For many a long year, London has been associated with the emergence and development of subcultures, a whole panoply of fashion trends and youth cultures that gradually spread out into provincial Britain, and sometimes wider still, rippling out to influence many other parts of the world.   Teddy Boys, Mods, Rockers, Hippies, Hell’s Angels, Skinheads, New Romantics, Punks, Steampunks and Goths are amongst the most influential post-war vogues that have helped to shape the way we all live now.  While England is basically a conservative, with a small ‘c’, country - it always has been - London has ever been a kind of cauldron, always bubbling up with new ideas, radical trends and rebellious youth movements.   Indeed, the current cohort of sociologists is beginning to be rather puzzled, wondering if something is going seriously wrong with the most recent generations of young people here in the capital, simply because, for some time now, no new trends of any substance or significance would seem to have emerged on the London scene.   Since the Internet has taken hold and virtually every teenager is online, millions of selfies are uploaded every week and vast amounts of time are spent creating unique online identities which are then shared.   But what all this creates is a great cacophony, with no clear shape or direction, no rationale, and no sense of purpose.  These online images or music or fashion are the creations of ‘virtual people’ who exist somewhere in ‘virtual space’;  they are often quite isolated and might equally easily be your next door neighbour or someone in Arkansas or Japan.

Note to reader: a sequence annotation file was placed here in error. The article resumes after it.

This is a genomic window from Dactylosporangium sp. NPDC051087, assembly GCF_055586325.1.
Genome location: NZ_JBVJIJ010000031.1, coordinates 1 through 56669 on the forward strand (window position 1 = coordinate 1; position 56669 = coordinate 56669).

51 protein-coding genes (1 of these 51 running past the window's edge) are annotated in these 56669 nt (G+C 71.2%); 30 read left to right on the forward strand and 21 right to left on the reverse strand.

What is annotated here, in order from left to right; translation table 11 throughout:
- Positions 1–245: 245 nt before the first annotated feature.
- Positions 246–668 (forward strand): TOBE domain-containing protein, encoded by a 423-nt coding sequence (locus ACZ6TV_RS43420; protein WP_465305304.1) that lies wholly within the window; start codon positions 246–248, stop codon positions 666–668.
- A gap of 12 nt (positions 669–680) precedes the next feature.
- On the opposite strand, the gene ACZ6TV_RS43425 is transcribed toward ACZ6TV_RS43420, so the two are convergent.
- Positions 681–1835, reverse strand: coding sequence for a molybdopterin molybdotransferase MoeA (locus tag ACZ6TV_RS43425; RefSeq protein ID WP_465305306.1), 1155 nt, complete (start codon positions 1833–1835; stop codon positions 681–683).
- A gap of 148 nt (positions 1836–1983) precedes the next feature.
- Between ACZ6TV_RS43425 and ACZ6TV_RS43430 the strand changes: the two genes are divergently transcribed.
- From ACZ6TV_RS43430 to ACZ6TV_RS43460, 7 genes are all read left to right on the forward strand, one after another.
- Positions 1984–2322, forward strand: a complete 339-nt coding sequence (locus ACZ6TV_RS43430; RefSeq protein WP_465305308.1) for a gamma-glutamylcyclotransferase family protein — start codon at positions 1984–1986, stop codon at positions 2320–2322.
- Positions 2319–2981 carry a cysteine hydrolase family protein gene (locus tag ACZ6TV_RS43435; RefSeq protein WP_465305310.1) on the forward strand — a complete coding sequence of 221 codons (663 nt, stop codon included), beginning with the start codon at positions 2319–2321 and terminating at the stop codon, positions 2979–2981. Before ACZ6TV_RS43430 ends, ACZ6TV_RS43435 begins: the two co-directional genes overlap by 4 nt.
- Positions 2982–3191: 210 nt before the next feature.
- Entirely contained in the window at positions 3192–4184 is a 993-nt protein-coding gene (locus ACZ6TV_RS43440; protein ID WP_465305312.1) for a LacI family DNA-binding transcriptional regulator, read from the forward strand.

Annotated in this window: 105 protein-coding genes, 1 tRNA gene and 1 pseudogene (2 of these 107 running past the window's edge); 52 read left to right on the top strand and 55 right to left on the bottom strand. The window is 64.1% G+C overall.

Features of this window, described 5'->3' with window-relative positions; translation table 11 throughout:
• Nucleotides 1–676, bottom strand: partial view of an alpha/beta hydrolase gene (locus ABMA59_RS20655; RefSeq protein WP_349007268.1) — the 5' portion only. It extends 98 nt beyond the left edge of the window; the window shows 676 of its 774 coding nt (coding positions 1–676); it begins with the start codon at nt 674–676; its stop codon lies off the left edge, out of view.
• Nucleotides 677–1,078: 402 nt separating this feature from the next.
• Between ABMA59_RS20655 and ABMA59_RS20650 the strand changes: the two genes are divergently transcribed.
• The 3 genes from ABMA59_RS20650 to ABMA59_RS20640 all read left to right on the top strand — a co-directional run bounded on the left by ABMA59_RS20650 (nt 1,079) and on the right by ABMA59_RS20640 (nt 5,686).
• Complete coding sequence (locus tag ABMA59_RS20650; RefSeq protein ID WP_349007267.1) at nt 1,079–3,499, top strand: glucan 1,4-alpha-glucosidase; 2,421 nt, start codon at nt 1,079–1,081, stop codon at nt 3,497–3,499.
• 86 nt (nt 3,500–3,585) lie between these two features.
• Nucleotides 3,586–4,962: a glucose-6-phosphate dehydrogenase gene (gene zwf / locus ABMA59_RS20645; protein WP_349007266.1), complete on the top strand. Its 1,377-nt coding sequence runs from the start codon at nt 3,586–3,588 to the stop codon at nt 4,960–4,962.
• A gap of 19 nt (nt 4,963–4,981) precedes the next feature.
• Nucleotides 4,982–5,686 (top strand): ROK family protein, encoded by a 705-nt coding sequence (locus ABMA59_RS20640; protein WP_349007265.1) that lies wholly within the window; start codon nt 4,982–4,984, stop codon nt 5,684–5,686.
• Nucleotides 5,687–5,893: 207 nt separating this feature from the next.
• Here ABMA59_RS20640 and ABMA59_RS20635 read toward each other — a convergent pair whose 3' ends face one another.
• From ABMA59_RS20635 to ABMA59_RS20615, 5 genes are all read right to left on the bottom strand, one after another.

Previous fashions and movements were initiated by youngsters meeting on street corners, in clubs or at parties.   These were mostly young people who were interested in fashion and music, who compared styles, competing with one another, copying from one another, trying to ‘out do’ one another.   These groups of like-minded fashionistas grew into tribes, with the creative force to push the boundaries further.   In due time, these tribal groups would sometimes splinter into sub-groups, creating new variations on the prevailing style, new trends, and yet more new subcultures - after all, this is how trends evolve.   Yet there is definitely in the air an apprehension that this process may have now stopped.   Yes, there’s lots of stuff online that is striking, provocative and undoubtedly highly creative, but if you look more closely, much of it feels oddly self-conscious and superficial.   It might almost be an ‘art-directed’ gloss, just a veneer with no substance or thought behind it.   Above all, there is no sense of ‘the tribe’, no community of the like-minded, no sense of real belonging to a fashion, trend or movement.   While in the past, we could never have shared so much, these current images are all infused with a timbre of isolation that is almost tangible.